The changes were made, and the altered display and associated books were allowed to remain in place through the remainder of the month with a directive that future displays were not to be LGBT-specific.
Tucker’s argument for banning the displays is that they are seen as advocating for a controversial position that is not universally shared within the community. Allowing such a display would only serve to alienate some of the library’s patrons, he said, adding that he wants the library to be a neutral ground that is open to everyone.
“While on the clock, we do not advocate specific positions,” Tucker said in the library system’s August newsletter. “Doing so would contradict our goal of providing a place of public resources where all feel welcome.”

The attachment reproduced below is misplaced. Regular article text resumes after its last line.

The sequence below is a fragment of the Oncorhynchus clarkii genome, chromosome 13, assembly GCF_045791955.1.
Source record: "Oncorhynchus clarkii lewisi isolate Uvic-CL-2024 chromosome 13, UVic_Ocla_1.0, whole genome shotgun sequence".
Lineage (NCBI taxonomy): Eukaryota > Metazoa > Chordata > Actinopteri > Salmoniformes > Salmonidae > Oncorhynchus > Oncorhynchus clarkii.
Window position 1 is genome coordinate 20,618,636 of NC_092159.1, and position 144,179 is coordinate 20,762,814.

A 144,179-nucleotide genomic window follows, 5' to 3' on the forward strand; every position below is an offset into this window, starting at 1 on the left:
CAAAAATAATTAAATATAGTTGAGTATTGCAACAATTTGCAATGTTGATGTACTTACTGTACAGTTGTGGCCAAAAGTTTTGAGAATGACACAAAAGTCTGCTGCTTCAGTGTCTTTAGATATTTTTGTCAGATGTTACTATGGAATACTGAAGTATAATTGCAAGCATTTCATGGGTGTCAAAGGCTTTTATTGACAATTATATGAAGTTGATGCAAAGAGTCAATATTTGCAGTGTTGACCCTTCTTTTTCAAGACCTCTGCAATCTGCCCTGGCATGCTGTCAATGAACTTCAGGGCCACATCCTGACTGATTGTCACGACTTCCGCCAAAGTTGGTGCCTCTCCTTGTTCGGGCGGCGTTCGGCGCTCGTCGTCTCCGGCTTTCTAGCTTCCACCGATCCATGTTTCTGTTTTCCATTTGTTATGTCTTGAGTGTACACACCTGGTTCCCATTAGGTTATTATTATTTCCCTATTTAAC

As Treasure was a part-time library employee in 2017, he said he didn’t have the confidence at the time to stand up and say something. That changed when he and other library employees took a different route in offering information on the library’s LGBTQ-themed reads this year and were shot down a second time.
In June the employees created a display themed around diversity in general that featured subjects on race, religion, sexual orientation and other topics.
“That was the kind of thing I support,” Tucker said. “It didn’t focus on one topic. It didn’t focus on anything controversial. I thought it was the perfect display.”
In addition to the diversity display, however, some library employees also chose to wear buttons that had “Ask me about LGBTQ reads” written on them. These were accompanied by brochures of related titles library patrons could look up if interested.